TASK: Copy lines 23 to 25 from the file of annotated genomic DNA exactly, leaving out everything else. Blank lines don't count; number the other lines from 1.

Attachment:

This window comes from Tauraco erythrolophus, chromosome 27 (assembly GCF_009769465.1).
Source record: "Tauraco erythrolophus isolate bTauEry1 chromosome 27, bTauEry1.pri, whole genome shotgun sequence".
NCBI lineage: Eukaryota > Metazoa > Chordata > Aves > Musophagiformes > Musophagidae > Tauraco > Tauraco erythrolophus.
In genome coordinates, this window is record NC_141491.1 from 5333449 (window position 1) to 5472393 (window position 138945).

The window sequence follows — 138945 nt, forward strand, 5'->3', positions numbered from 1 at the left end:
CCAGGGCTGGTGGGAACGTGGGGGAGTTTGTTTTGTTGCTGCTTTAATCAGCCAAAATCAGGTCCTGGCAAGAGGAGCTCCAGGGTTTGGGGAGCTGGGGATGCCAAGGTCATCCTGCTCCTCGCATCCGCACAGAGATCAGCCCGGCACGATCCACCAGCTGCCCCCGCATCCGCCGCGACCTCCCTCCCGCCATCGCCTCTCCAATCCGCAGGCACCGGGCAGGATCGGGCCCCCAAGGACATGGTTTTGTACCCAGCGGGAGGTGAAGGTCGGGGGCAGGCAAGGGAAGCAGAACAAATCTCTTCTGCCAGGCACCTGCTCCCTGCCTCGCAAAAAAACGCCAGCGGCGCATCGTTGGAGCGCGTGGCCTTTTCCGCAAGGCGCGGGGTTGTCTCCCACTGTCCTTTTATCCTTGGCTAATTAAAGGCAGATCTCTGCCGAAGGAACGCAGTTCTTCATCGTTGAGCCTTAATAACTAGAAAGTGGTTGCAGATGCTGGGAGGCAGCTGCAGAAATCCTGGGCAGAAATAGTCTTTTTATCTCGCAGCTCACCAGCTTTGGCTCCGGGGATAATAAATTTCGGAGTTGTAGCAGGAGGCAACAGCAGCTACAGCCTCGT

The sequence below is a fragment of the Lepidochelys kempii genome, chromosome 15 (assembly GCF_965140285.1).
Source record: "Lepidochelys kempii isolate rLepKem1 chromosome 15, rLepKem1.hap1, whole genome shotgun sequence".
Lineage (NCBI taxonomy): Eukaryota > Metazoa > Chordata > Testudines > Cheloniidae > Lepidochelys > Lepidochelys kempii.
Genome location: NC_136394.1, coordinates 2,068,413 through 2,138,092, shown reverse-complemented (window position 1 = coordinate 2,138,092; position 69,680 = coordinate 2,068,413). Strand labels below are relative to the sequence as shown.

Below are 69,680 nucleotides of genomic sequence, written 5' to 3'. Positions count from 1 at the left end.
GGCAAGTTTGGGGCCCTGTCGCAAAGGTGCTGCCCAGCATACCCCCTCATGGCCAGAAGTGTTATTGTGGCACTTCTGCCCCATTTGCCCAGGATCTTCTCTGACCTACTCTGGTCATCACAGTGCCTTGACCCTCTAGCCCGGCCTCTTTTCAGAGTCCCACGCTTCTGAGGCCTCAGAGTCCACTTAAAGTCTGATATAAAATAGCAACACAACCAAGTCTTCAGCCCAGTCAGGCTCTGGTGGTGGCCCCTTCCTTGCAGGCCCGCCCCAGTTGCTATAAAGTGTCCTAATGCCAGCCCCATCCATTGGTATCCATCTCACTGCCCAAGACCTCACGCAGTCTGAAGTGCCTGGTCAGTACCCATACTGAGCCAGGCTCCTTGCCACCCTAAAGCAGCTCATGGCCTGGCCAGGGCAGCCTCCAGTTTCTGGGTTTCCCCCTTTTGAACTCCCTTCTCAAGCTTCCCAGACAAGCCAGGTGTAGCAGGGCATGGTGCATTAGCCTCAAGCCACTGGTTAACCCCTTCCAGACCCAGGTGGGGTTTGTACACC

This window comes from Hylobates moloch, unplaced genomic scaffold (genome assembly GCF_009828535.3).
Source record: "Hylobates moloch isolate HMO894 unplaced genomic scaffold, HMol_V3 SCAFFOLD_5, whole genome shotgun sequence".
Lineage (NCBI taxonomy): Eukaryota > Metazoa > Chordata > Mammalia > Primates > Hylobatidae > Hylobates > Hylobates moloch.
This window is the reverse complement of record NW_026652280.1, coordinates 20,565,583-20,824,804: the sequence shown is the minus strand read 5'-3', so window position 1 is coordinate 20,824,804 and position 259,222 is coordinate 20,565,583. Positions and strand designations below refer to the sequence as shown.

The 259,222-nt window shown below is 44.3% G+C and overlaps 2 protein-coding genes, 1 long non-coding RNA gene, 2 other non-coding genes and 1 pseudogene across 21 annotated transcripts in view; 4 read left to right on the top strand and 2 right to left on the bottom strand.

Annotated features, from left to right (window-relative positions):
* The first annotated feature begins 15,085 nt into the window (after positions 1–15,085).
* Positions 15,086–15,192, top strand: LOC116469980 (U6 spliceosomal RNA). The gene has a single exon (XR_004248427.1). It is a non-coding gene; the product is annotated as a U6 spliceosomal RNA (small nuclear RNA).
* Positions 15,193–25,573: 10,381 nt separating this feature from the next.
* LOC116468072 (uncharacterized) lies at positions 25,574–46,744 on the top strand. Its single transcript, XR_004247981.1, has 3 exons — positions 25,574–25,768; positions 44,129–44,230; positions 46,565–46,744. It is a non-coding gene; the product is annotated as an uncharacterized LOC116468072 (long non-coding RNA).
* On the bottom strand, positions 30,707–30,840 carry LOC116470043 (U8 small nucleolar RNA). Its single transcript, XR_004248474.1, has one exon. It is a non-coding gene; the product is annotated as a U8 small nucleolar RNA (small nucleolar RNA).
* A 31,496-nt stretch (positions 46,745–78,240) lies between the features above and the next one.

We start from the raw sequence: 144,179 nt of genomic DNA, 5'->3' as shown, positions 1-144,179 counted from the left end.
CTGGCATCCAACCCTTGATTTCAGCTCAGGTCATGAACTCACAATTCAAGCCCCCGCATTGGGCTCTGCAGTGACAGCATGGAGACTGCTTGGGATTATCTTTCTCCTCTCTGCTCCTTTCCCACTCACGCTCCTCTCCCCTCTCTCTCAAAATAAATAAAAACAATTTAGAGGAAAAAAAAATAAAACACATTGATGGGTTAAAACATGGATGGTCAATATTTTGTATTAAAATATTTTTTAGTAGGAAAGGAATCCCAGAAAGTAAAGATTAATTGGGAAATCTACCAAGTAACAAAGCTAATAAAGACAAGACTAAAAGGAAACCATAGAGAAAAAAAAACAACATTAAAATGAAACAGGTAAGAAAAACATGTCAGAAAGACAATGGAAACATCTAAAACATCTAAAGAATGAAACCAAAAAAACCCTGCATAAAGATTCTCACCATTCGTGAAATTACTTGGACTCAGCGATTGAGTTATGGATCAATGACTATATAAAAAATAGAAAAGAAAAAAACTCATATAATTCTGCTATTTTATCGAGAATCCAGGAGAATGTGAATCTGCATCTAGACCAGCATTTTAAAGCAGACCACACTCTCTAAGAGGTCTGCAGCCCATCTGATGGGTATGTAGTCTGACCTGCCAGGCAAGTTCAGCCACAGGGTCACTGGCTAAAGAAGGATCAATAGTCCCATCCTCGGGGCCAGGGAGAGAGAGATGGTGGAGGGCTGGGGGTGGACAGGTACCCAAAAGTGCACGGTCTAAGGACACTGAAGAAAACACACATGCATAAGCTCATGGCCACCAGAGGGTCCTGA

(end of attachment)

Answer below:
* On the bottom strand, positions 30,707–30,840 carry LOC116470043 (U8 small nucleolar RNA). Its single transcript, XR_004248474.1, has one exon. It is a non-coding gene; the product is annotated as a U8 small nucleolar RNA (small nucleolar RNA).
* A 31,496-nt stretch (positions 46,745–78,240) lies between the features above and the next one.

We start from the raw sequence: 144,179 nt of genomic DNA, 5'->3' as shown, positions 1-144,179 counted from the left end.